Food. Traditional Ethiopian cuisine is another reason to come. The main staple of the Ethiopian diet is injera – a sourdough flatbread, which serves as a plate and utensil for meat, vegetables and other food. Injera is made from teff, an iron-rich grain that grows here and comes in several varieties. Ethiopians fast on Wednesdays and Fridays, in addition to other fasting periods throughout the year, which means that restaurants have vegan or “fasting” options on their menus. To be honest, despite my love of meat, I found that in some remote places it was better to take advantage of the fasting option. A great article on Ethiopian cuisine can be found here.
Ethiopia is also the birthplace of coffee and is a true paradise for coffee lovers. A good article on the history of coffee in the country can be found here. Traditionally coffee is spiced with cardamom and served with burning frankincense in small cups. Sometimes other herbs are added for flavor. Often the coffee is paired with popcorn. I have to admit, that as much as I enjoyed the coffee in Ethiopia, I could never replicate the taste with the beans brought back to Canada, or even come anywhere close. Maybe someday I will be able to come back and learn the recipe.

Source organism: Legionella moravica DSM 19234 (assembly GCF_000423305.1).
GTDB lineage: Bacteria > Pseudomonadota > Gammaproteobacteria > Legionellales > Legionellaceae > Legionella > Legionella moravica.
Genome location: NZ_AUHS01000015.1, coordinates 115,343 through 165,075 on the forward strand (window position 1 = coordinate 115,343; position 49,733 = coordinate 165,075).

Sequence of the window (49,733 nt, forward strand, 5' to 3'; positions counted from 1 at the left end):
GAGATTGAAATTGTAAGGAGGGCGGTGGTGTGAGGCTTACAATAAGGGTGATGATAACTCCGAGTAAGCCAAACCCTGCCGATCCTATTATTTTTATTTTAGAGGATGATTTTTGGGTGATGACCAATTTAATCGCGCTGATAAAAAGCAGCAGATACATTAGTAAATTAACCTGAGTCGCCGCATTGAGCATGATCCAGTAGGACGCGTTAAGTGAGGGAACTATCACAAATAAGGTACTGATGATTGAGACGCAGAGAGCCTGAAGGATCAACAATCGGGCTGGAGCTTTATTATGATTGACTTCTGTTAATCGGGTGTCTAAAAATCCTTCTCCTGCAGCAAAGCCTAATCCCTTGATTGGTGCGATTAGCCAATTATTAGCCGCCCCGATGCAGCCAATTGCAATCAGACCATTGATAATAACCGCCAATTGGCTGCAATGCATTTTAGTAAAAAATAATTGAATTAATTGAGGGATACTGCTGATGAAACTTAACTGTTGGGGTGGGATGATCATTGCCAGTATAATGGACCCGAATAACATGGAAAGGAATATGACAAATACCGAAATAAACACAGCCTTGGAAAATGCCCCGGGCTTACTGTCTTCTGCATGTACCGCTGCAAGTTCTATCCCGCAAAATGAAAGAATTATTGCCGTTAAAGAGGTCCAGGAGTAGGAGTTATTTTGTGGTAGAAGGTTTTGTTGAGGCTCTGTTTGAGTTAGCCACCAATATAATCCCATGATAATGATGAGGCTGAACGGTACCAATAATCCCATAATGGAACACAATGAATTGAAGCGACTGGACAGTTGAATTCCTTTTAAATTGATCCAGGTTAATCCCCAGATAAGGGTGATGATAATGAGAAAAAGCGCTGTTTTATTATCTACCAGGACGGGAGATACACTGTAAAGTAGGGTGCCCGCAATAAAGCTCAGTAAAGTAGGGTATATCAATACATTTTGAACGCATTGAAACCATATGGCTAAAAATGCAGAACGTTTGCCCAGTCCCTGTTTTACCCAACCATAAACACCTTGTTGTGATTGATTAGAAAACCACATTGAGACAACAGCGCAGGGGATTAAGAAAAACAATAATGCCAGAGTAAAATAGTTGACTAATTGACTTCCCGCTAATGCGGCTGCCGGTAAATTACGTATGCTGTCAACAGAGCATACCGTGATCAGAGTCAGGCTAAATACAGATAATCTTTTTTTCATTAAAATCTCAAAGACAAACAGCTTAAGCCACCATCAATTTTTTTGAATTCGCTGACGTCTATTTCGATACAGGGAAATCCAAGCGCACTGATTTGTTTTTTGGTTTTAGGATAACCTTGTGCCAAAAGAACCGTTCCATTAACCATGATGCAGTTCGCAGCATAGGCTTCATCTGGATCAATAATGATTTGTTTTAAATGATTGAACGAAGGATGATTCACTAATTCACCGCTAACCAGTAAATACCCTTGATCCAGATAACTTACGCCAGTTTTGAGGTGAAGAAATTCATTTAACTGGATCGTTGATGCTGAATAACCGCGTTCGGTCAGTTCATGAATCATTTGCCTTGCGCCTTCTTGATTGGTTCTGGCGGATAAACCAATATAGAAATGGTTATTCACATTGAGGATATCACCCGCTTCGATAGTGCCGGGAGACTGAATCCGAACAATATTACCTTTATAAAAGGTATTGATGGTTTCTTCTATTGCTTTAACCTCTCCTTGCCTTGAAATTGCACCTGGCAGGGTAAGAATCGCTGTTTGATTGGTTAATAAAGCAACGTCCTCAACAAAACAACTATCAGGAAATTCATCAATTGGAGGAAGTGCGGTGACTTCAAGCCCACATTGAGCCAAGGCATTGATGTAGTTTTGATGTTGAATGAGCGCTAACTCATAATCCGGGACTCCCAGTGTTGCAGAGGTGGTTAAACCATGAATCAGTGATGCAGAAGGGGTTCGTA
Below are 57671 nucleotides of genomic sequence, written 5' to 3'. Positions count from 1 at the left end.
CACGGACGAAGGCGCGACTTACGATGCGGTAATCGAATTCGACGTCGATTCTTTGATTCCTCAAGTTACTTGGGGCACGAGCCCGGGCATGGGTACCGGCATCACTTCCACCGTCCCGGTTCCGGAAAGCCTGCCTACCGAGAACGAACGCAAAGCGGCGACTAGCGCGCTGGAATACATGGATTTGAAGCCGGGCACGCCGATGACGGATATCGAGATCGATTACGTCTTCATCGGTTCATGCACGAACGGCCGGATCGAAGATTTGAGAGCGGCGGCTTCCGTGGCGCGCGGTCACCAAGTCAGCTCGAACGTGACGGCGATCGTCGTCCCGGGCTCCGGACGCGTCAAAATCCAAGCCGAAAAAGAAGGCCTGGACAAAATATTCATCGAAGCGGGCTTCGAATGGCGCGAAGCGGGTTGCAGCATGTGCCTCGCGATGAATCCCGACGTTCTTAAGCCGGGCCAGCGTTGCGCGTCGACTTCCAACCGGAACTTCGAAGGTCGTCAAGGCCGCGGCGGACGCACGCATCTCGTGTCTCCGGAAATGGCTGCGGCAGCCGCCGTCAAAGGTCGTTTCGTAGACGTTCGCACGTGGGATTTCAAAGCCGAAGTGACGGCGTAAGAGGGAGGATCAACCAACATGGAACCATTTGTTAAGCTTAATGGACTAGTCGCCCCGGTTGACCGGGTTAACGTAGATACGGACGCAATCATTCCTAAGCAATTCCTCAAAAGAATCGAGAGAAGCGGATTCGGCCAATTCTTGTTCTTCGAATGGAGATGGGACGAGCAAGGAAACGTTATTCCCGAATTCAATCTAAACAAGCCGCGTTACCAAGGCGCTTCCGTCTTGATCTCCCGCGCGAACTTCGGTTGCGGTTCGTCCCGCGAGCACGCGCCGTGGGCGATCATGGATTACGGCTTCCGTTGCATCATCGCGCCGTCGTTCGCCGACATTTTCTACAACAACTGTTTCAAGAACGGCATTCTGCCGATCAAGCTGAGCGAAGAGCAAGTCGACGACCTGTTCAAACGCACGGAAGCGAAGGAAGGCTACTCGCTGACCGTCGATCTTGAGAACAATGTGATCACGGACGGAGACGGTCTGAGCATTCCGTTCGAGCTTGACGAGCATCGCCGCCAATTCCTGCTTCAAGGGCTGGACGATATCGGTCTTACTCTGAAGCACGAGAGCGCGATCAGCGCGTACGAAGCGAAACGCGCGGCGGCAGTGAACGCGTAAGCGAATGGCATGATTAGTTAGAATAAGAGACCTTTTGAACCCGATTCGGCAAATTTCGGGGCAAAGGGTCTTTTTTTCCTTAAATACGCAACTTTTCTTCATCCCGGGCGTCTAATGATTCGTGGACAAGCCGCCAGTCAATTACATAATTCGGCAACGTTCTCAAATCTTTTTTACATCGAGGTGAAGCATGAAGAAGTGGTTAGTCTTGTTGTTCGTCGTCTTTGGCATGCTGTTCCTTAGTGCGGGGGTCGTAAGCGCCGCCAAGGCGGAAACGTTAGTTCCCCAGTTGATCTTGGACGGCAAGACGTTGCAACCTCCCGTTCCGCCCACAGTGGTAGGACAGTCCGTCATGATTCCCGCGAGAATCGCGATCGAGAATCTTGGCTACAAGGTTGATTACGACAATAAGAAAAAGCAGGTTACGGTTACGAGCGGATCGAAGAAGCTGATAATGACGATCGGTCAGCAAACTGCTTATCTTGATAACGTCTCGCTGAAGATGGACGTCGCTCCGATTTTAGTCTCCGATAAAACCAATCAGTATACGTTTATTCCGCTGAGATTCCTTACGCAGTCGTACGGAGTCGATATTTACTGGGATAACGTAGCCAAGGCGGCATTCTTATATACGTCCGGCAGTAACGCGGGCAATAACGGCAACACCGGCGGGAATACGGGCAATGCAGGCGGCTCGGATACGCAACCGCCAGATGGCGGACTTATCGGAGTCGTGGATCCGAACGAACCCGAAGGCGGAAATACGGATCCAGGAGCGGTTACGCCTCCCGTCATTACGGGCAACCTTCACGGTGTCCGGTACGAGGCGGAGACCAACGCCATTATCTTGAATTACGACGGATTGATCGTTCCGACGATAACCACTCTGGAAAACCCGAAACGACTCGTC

Security. I have traveled all over Ethiopia and have never felt that least bit threatened. Crime rates are low, the people are very friendly and the worst thing that has happened to me were some cases of “faranji” fever – being followed by kids asking for treats. Having said that, there was a well publicized case of European tourists being killed and kidnapped in 2012 in the Danakil area, which the government blamed on Eritreans. Tours around the Danakil are now escorted by armed soldiers, so the only danger I think would be from a tourist posing with a soldier’s rifle and setting it off accidentally.